Abstract: Challenges and Joys of Becoming a Father: A Qualitative Study of Low-Income Men's Prenatal Experiences (Society for Social Work and Research 25th Annual Conference - Social Work Science for Social Change)

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Challenges and Joys of Becoming a Father: A Qualitative Study of Low-Income Men's Prenatal Experiences

Thursday, January 21, 2021
* noted as presenting author
Joyce Lee, MS, PhD Candidate, University of Michigan, Ann Arbor, MI
Shawna Lee, PhD, Associate Professor, University of Michigan-Ann Arbor, Ann Arbor, MI
Muzi Lin, BS, Graduate Student, University of Michigan
Analia Albuja, MS, PhD Candidate, Rutgers University
Brenda Volling, PhD, Professor, University of Michigan-Ann Arbor, Ann Arbor, MI
Background and Purpose: The transition to parenthood is a time of great change for many parents. The process of becoming a father involves significant changes for men and is likely perceived as both negative and positive. Fathers have reported feelings of love for their newborns and being amazed at how fast their babies develop, while also feeling overwhelmed and underprepared to care and provide for their babies. Research has shown a positive link between preparation for fatherhood and maternal-child health outcomes, but fathers have reported being insufficiently prepared for their babies’ births. Fathers with fewer socioeconomic resources are likely to report feeling even less prepared for their babies’ arrivals although there is a dearth of knowledge on this. Thus, the current qualitative study examine low-income men’s experiences related to their preparation for fatherhood during the prenatal period.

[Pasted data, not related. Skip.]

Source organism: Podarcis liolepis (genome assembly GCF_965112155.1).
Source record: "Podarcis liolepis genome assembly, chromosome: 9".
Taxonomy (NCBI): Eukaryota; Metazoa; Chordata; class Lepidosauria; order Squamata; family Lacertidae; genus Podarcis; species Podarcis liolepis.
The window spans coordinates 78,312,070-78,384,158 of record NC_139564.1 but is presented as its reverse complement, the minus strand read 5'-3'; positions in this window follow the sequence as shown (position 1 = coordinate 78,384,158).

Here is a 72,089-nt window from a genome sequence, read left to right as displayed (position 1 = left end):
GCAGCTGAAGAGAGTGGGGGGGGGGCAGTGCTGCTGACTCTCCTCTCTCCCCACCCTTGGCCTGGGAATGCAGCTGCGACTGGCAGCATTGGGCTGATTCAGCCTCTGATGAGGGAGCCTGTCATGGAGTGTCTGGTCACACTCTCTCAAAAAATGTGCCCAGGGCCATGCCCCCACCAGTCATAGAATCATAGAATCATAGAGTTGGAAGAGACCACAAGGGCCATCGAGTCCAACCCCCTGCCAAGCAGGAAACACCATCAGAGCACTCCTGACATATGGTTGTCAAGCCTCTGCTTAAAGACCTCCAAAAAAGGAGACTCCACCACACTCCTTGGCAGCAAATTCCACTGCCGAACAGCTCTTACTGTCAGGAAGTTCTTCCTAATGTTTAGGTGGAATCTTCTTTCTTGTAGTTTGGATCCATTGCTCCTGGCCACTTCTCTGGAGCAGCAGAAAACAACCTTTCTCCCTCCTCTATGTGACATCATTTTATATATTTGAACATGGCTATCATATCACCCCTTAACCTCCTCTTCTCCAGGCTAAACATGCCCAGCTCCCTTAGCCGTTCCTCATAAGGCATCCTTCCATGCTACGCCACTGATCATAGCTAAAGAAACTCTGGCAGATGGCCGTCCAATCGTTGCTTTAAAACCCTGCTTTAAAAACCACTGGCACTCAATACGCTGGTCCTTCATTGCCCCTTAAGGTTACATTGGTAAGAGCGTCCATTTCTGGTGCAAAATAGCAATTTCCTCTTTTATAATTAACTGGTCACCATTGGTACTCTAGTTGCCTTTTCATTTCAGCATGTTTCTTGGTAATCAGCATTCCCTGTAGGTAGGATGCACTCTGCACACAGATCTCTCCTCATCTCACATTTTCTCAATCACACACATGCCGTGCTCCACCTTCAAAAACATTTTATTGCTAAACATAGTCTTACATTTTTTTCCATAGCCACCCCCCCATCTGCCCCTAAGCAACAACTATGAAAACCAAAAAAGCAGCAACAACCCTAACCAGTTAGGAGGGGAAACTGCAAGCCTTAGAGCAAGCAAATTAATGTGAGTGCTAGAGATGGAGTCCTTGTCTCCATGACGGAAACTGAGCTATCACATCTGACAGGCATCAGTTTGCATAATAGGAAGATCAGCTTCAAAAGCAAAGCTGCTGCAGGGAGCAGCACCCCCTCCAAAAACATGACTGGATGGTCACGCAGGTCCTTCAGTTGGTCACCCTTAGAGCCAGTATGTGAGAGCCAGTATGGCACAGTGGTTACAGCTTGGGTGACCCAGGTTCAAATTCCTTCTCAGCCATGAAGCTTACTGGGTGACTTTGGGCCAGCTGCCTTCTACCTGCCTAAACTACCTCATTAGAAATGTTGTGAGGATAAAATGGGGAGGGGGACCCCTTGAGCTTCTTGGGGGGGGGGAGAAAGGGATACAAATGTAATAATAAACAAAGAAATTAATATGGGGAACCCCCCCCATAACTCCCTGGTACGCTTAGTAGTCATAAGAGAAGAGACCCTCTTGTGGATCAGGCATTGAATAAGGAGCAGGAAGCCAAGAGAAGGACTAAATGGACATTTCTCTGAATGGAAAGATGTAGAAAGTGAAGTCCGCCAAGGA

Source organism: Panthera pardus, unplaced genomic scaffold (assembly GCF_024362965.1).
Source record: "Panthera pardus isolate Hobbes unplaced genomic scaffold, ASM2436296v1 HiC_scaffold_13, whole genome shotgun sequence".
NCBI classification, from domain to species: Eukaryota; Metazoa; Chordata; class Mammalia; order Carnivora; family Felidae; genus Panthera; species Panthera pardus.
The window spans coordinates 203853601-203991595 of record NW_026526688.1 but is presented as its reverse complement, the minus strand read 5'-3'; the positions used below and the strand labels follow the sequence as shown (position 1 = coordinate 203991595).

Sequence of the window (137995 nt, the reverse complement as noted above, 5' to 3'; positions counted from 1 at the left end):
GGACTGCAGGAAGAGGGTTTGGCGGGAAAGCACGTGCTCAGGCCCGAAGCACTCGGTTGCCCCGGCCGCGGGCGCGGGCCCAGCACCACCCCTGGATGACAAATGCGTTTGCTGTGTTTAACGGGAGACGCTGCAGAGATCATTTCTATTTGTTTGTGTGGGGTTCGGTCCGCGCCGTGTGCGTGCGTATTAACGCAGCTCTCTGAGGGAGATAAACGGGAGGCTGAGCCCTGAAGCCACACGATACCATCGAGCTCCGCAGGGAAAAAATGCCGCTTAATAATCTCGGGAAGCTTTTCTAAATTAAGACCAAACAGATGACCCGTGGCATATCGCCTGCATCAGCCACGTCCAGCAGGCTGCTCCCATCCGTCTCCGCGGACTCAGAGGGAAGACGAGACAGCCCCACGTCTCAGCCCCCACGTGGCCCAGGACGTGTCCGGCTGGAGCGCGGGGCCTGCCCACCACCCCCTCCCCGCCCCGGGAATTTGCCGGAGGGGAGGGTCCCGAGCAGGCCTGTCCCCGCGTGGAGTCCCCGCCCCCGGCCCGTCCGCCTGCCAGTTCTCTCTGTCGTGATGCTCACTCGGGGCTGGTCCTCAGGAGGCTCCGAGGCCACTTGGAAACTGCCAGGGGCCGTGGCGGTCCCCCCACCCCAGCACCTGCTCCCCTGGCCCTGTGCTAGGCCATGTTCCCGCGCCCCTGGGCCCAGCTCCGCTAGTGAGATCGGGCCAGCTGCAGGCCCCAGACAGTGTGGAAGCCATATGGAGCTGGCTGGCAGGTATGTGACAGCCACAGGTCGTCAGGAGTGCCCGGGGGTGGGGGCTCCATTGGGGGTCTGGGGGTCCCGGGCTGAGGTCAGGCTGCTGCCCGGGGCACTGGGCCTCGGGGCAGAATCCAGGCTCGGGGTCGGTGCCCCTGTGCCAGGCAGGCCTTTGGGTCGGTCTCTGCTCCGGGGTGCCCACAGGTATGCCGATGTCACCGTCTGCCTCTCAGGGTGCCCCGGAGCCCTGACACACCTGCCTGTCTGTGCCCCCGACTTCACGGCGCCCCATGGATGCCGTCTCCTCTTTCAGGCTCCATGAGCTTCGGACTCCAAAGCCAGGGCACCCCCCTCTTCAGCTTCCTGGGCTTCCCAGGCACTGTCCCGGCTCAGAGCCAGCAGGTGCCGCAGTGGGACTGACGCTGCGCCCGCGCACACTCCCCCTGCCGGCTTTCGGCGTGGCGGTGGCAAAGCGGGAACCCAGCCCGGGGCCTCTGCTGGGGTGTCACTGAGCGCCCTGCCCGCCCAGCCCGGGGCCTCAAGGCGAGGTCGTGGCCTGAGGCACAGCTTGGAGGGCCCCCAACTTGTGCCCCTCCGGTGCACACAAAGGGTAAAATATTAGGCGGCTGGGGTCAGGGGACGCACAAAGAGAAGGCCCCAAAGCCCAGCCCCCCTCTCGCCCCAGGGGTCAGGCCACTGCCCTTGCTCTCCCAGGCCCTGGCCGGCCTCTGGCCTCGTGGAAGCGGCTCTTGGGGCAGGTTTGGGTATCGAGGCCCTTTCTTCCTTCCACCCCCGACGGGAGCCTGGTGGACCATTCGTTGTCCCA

Methods: A total of 23 low-income fathers were recruited from a community-based fatherhood program in Flint, Michigan. A series of semi-structured interviews were conducted using open-ended questions that focused on being a father for the first time, with a focus on fathers’ experiences during the prenatal period. Of the participating fathers, 13 identified as White, 8 Black, and 1 biracial and between the ages of 26 and 43 (M = 32.39, SD = 6.55). Over half of the fathers reported earning an annual household income less than $30,000. All were in a heterosexual relationship although the majority were unmarried. Interviews were audio recorded and transcribed. Analysis of the transcripts was guided by grounded theory. We used coding and textual analysis to identify themes and relevant theoretical constructs that emerged.

Results: Five themes for challenges and 4 themes for joys emerged. The challenges included finances (e.g., being unemployed and thus not having enough money to prepare for childbirth), partner’s health (e.g., history of miscarriages), lack of preparation (e.g., feeling too young), and partner’s mood (e.g., her mood changes often). The joys included attending the ultrasound and doctor appointments (e.g., feeling bonded with the baby), supporting their partners (e.g., being there for her), and preparing for the baby (e.g., picking names).The most common challenge theme was fathers’ feeling unprepared to have a baby, and the most common joy theme was related to fathers’ experiences going to the ultrasound and prenatal visits to see and learn about their babies.

Conclusions and Implications: Our findings suggest that preparing to become a father is both a challenging and joyful process for low-income men. Father-inclusive parent education programs and services targeting the prenatal period are especially needed to support low-income fathers’ transition to fatherhood, promote maternal-child health outcomes, and facilitate positive father involvement. Such programs and services may consider mitigating early challenges related to fathers feeling unprepared to become a parent and supporting their growing feelings of bonding and attachment towards their babies, which would serve as an important motivator for their ongoing involvement not only across the prenatal period (e.g., attending subsequent prenatal visits) but also the postpartum period (e.g., attending well-baby visits).